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John Paul Stevens

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Pristine chambers card signed by Justice Stevens

John Paul Stevens, 1920–2019.  Associate Justice, Supreme Court of the United States, 1975–2010.  Engraved, blind-embossed 3½” x 4⅞” chambers card boldly signed John Paul Stevens.

Stevens was the only Supreme Court appointee of President Gerald R. Ford, the only President who was not elected as either President or Vice President.  On August 9, 1974, Ford succeeded to the presidency after Richard M. Nixon, who appointed him Vice President upon the resignation of Spiro T. Agnew, also resigned in scandal. 

Ford made Stevens his first and only appointment to the Supreme Court.  Stevens replaced Justice William O. Douglas, who retired after some 36 years on the Court.  Ironiclly, Ford named Douglas’s successor five years after leading the move in Congress to impeach Douglas in 1970.  The United States Senate confirmed Stevens 99–0, and Stevens assumed his position on the Supreme Court on December 19, 1975.  Stevens served 34 years, 192 days on the Court before he retired in 2010, making him the third longest-serving Justice in American history.

Stevens earned the highest grades in the history of Northwestern University School of Law.  After graduation, he served as a law clerk to United States Supreme Court Justice Wiley B. Rutledge.  He then returned to Illinois, where he was admitted to practice law in 1949.  His colleagues regarded him as extraordinarily capable, a lawyer with an extraordinary memory and analytical skills.  He wrote several influential works on antitrust law and periodically served as a professor of antitrust litigation at the University of Chicago and Northwestern law schools.  Nixon appointed him to the United States Court of Appeals for the Seventh Circuit in 1970, where he served as a judge for five years until his appointment to the Supreme Court.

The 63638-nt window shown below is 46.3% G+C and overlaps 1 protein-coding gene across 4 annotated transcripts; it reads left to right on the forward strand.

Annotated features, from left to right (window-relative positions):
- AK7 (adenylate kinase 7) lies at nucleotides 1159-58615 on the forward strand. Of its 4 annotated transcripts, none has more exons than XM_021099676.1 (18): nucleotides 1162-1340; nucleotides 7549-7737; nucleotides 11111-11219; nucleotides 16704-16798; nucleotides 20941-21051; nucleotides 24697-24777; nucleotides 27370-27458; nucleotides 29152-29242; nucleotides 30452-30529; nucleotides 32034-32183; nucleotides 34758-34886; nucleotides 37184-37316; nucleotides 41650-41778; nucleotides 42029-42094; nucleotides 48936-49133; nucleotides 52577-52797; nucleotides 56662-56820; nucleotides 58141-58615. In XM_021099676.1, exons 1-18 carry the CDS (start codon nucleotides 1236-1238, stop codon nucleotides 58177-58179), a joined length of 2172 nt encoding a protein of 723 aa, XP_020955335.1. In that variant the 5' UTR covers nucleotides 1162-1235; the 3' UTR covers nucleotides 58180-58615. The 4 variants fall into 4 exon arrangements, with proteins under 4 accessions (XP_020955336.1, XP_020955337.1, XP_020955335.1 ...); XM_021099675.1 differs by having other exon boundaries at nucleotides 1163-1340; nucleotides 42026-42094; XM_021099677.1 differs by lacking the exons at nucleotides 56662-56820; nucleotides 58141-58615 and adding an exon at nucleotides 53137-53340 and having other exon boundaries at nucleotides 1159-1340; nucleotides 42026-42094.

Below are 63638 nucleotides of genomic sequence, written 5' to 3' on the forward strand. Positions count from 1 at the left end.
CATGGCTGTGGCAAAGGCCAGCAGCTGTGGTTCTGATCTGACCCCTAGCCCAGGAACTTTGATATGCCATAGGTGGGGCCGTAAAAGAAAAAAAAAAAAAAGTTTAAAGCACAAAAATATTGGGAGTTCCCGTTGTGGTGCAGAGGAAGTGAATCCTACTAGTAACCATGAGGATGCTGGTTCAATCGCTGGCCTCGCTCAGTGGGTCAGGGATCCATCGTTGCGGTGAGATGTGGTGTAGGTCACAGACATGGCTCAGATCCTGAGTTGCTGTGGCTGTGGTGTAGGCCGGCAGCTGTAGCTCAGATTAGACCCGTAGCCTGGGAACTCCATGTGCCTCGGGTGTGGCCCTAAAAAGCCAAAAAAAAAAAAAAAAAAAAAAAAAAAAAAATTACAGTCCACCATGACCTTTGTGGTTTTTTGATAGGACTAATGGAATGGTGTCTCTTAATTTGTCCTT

Throughout his tenure on the Supreme Court, Stevens steered his own path, taking positions often apart from those of the other justices.  He was initially a moderate, voting to reinstate capital punishment in the United States and opposing affirmative action.  But as the Supreme Court became more conservative, Stevens more often sided with the liberals, particularly on issues such as abortion, gay rights, and federalism.  He is now considered to have been one of the more liberal justices.

This card absolutely pristine.  Stevens has signed with his distinctive signature in bright blue ballpoint pen.


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